It would not be Notting Hill Carnival without all types of music making even the grumpiest person sway to the beat.
Getwestlondon takes you through the types of music you can expect to experience at the carnival and gives you a sneak peek into who is performing this year.
This is at the heart of the carnival and can be traced right back to the arrival of the first Africans brought to work as slaves on Trinidad's sugar plantations.
They were forbidden to talk to each other while working so began to sing using calypso from west Africa to communicate and mock the slave masters without them knowing.
The songs were usually lead by one person called a Griot, who is now called a Calypsonian and helped to unite the slaves with their narrative form and a cleverly concealed political subtext.
Calypso singing competitions, held annually at Carnival time, grew in popularity after the abolition of slavery by the British in the 1830s.
Like Calypso, soca has been key to the carnival since it started in 1966.
It also is used for social commentary and risque humour, although it went through a change in the 1980s after Lord Shorty, known as the Father of Soca and The Love Man, became disillusioned with the genre being used to express courtships and sexual interests.
Soca was embraced because of its ability to reflect what people were thinking and their desires in a sexually repressed society.
Metaphors for sexuality were used in soca in the West Indies so Lord Shorty moved to the Piparo forest where he converted to the Rastafari movement and changed his name to Ras Shorty I. He then created a fusion of reggae and gospel music called jamooin and soca then evolved into a blend of musical styles in the 1990s.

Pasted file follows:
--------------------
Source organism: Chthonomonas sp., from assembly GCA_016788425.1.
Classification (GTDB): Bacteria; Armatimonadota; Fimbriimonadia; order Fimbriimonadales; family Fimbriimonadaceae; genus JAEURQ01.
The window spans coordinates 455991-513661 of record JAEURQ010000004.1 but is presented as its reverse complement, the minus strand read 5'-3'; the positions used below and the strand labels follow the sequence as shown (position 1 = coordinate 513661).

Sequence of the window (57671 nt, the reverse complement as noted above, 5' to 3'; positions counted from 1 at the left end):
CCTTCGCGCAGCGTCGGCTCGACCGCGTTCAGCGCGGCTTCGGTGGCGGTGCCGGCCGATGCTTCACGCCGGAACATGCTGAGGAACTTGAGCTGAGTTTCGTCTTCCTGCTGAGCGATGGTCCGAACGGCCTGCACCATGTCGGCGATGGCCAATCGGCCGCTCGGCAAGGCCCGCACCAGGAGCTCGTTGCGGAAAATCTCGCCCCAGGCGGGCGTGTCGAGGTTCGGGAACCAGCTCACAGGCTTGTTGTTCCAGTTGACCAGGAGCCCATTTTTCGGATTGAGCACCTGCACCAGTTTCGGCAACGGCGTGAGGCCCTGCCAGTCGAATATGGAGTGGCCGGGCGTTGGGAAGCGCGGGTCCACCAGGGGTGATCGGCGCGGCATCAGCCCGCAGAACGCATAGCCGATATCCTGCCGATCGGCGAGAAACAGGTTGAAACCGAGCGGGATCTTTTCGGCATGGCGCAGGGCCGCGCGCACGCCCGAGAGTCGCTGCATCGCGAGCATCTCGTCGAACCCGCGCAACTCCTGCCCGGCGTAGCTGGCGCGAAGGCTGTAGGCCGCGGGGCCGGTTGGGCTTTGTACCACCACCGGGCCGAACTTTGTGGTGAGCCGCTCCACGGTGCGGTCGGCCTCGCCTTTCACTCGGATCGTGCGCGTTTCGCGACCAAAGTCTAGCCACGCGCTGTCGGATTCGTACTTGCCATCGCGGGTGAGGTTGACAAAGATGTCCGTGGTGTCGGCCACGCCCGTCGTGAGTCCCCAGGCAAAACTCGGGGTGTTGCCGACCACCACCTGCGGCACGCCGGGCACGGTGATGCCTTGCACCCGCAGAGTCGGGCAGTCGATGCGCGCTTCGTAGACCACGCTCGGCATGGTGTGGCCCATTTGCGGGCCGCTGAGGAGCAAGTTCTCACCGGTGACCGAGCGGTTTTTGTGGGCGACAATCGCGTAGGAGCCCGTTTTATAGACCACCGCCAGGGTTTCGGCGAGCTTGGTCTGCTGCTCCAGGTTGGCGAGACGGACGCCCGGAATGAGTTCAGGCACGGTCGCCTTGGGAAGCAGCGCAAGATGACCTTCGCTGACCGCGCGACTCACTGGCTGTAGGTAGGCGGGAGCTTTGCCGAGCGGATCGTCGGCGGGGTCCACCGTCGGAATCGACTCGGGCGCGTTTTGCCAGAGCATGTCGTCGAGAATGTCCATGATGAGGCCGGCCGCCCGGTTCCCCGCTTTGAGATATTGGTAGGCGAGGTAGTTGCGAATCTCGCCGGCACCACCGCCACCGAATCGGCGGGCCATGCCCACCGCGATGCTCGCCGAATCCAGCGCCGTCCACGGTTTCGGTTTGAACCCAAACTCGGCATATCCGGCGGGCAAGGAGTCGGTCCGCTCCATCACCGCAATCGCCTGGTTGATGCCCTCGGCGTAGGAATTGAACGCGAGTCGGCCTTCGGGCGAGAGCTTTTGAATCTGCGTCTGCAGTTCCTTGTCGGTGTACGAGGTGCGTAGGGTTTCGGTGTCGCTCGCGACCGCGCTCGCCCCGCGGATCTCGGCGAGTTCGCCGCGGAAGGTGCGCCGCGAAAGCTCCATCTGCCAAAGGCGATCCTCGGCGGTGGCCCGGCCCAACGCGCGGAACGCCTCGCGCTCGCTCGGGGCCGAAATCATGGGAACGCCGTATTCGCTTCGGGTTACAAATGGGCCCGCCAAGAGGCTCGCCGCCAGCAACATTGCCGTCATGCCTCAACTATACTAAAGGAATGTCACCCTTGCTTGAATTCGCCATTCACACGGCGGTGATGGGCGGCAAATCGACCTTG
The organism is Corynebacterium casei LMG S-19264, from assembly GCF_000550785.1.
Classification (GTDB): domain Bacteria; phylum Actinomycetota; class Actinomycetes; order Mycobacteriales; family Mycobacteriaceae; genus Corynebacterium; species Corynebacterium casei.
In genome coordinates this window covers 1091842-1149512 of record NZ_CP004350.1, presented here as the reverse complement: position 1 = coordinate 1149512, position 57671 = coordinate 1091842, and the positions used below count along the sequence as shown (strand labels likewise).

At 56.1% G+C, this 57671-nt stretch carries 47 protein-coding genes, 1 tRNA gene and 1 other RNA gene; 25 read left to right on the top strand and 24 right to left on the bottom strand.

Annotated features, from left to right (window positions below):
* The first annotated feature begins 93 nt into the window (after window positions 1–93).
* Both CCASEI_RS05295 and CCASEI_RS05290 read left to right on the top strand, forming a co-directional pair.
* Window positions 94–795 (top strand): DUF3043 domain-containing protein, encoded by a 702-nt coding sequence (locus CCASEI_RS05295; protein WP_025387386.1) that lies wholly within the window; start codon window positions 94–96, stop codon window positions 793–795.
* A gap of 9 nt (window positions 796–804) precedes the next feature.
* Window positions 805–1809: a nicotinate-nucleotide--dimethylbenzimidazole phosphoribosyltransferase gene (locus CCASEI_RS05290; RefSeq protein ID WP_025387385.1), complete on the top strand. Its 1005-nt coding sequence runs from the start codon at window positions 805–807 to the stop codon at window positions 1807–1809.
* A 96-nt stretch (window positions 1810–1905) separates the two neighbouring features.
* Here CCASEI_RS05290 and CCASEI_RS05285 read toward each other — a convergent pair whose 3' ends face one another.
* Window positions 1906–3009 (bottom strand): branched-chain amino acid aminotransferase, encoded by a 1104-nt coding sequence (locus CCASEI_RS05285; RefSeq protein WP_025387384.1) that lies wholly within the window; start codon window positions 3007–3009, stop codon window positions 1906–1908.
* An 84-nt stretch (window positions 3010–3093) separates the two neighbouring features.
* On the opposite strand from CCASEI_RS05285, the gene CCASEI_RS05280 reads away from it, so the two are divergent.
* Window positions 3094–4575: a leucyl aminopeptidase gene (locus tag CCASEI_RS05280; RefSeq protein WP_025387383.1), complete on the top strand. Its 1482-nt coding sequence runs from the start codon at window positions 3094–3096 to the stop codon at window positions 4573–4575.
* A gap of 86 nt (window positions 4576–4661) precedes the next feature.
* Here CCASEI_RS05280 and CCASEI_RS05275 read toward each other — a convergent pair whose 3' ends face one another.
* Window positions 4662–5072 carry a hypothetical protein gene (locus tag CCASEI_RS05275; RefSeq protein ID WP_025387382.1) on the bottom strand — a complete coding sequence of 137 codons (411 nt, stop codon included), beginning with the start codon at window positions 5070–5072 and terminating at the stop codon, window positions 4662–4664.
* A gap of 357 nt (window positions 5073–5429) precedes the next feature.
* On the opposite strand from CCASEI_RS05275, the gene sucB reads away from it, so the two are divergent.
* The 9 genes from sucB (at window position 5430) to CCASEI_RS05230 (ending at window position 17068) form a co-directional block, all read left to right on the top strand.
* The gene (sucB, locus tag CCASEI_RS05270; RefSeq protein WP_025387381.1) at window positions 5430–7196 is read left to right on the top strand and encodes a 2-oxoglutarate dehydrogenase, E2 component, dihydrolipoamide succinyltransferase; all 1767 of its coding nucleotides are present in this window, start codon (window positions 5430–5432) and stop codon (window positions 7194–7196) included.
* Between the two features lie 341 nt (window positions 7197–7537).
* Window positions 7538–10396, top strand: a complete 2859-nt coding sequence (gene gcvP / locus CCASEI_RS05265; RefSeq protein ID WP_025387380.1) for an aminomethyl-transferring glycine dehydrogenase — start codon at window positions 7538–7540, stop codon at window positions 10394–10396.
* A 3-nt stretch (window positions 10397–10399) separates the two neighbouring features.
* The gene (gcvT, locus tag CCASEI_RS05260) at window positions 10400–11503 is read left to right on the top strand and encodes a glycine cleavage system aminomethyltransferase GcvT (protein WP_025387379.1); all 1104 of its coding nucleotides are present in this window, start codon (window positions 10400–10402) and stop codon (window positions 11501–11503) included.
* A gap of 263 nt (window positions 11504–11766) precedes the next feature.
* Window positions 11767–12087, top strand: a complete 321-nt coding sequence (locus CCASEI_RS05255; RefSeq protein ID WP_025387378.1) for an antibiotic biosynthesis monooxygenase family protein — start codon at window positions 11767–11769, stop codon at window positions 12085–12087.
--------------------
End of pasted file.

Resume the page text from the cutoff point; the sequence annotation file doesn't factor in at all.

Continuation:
It wouldn't be Notting Hill Carnival without steel bands, also known as Pan.
Hailing from the Tambu Bamboo band from Trinidad in the early 1930s, Trinidadians used to beat the bamboo and sing and as they began to create different tones they realised oil drums could be used to produce a better sound and the steel band was born. All hail Tambu Bamboo!
The steel pan at Carnival is celebrating the first milestone in a three year build up to Notting Hill Carnival's 50th anniversary in 2016.
As you wander around the streets of Notting Hill this bank holiday over 40 Djs will be spinning the decks on soundsystems.
From Latin jazz, reggae and garage to hip hop and drum 'n' bass there is something for everybody.
Developed from the musical traditions of African slaves in Brazil, Samba started in the north of the country which just hosted the FIFA World Cup and was radically developed in Rio de Janeiro at the turn of the century.
A taster of which bands will be performing over the August bank holiday weekend :
D Riddim Tribe
Flagz Mas Band
Genesis Carnival Band
ISIS Carnival Band
Notting Hill Carnival runs from 9am until 7pm on August 24-15. Children's Day on the Sunday kicks off Europe's biggest street festival with costume parades, street performances, food and of course music.